My understanding of the FMCW was limited to one chirp and was mostly focused on frequency analysis. (Mostly built upon this answer)
I wanted to expand my understanding to multiple chirps and was introduced to the equation below $$\phi_0-2\pi\frac{2v}{c}f_cnT_c-2\pi\left[\frac{2v}{c}(f_c+nB)+\frac{B}{T_c}t_d\right]t$$ Where,
$v$: Velocity of target
$n$: Chirp number
$T_c$: Chirp duration
$B$: Bandwidth of signal
$t_d$: round-trip time delay
The equation represents the phase of the received beat signal for the nth chirp. For stationary targets, the Rx signal will just be a time-delayed version of the Tx signal. So the IF signal can be represented as $$A\cos(\phi_T(t-t_d)-\phi_T(t))$$ For a sawtooth LFM chirp $\cos(2\pi f_ct+\frac{B}{T_c}t^2)$, the phase of the IF signal is $$\begin{align} \phi_{IF}&=2\pi f_c(t-t_d)+\pi\frac{B}{T_c}(t-t_d)^2-2\pi f_ct-\pi\frac{B}{T_c}t^2 \\ &=\underbrace{-2\pi f_ct_d-\pi\frac{B}{T_c}t_d^2}_{\phi_0}+2\pi\left(\frac{B}{T_c}t_d\right)t \end{align}$$ So, I understand what $\phi_0$ represents and where the rightmost term came from. However, I can't figure out how to get the two terms that is related to velocity. Some help on deriving this will be very helpful.

Also, in this equation and every document I come across does not deal with time-varying velocity. Why is this? How does commercial radars deal with varying velocity?

  • $\begingroup$ Perhaps not your question but I wanted to check if you understand how the “row FFT” using the FFT result from multiple chirps gives you the velocity? (As Doppler bins since it is velocity plus the Doppler offset)? $\endgroup$ Commented Dec 24, 2022 at 15:48
  • $\begingroup$ The phase change in time between two successive FFT bins (the same bin for two successive chirps in time assuming we take a FFT over a complete chirp ) is proportional to the velocity since that indicates a change in distance, assuming time in the FFT was properly reset to be the same for each chirp. So we need two or more chirps and from that we can get the time rate of phase (which itself is a frequency).. if we proceed enough chirps, we can get that easily with another FFT and hence the Range Doppler Map with a 2D FFT that is commonly done. $\endgroup$ Commented Dec 24, 2022 at 15:54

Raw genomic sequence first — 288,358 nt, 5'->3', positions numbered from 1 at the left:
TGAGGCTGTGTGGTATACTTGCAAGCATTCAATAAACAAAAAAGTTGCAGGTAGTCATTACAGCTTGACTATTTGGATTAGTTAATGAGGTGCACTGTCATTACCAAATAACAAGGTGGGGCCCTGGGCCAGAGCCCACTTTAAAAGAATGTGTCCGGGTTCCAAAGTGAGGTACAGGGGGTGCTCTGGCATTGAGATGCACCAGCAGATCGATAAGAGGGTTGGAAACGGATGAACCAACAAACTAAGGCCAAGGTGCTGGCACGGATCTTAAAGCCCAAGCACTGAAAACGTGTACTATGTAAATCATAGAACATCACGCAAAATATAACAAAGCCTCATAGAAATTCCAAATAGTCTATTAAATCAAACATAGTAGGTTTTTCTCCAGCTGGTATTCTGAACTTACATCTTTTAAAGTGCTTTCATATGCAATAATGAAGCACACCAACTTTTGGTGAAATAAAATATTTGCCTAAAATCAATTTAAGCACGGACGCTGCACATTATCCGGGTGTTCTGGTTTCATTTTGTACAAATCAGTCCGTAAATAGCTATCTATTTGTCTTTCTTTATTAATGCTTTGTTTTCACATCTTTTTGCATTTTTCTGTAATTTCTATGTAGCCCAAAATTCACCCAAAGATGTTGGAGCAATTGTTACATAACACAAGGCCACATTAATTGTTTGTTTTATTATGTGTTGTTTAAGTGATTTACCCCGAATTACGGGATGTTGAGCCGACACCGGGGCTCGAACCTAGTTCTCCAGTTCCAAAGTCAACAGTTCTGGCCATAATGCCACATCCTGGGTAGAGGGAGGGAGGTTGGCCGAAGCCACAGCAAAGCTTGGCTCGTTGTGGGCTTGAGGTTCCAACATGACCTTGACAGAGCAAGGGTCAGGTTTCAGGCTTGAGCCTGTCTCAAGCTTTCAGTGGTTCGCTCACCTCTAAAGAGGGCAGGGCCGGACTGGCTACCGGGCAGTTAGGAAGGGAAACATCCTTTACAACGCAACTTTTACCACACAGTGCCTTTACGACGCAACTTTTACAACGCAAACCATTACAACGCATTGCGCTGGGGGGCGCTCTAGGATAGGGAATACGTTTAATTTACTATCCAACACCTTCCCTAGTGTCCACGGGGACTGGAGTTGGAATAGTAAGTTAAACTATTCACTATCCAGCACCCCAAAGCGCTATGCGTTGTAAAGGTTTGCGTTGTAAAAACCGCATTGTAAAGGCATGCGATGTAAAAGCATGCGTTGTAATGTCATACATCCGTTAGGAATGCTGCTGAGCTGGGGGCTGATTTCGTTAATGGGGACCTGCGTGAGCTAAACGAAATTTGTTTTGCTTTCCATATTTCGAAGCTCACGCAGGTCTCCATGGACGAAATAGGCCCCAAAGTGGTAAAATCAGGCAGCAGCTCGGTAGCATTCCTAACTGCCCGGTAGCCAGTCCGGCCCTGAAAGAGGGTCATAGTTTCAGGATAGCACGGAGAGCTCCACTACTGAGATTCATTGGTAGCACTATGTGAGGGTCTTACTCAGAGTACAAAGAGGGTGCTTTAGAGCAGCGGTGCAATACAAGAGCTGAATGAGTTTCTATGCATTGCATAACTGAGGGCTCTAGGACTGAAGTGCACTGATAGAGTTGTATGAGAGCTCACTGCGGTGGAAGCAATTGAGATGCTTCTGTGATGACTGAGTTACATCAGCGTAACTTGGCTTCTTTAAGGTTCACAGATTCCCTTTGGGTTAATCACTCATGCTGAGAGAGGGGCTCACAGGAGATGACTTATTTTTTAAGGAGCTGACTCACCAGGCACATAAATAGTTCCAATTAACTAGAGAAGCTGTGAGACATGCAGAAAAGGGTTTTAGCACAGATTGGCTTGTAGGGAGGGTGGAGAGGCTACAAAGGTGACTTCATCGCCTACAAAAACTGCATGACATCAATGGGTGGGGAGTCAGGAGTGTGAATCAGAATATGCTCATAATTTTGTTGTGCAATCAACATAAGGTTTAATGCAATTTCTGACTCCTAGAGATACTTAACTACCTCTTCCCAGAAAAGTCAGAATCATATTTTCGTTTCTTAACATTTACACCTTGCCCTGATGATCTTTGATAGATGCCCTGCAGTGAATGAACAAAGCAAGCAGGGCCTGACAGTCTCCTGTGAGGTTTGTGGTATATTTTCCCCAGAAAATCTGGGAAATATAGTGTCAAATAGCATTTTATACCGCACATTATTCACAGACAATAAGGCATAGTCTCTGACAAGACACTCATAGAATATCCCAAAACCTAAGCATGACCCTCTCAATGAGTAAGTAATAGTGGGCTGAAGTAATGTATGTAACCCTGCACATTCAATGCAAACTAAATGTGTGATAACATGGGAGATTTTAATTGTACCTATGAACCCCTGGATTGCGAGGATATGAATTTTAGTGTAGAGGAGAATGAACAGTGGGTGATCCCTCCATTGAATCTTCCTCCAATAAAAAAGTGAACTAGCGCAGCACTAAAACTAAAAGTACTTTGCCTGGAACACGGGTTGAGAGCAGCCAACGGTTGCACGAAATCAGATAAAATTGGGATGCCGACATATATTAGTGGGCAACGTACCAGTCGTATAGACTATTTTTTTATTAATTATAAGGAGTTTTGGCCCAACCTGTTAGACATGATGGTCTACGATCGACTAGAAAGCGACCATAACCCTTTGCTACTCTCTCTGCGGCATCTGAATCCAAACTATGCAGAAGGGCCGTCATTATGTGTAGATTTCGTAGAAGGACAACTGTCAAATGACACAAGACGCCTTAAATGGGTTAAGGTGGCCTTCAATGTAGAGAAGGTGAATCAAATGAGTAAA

• $\begingroup$ @DanBoschen I understand that the velocity is derived by multiple chirps because velocity makes the discrete angular frequency to change. However, I was a bit clinged to the derivative equation you gave me and was wondering if an in-chirp velocity calculation was feasible. $\endgroup$
    – Moses Kim
    Commented Dec 24, 2022 at 21:45
  • $\begingroup$ Only if you take multiple FFTs offset in time over the chirp duration (since the single FFT gives you the average frequency - and since frequency is distance then the average distance… ) if we only have the average distance for an object we cannot from that know it’s velocity- make sense? (You can indeed take multiple FFT’s over a single chirp, each offset by a sample - it just adds more processing but certainly feasible) $\endgroup$ Commented Dec 24, 2022 at 22:00
  • $\begingroup$ @DanBoschen Oh I never thought about offsetting the FFT. So, if the sampled IF has $N$ samples, the FFT will be done for 0~N, 1~N...N-1~N? But wouldn't this make the resolution of the FFT drop? $\endgroup$
    – Moses Kim
    Commented Dec 24, 2022 at 22:13


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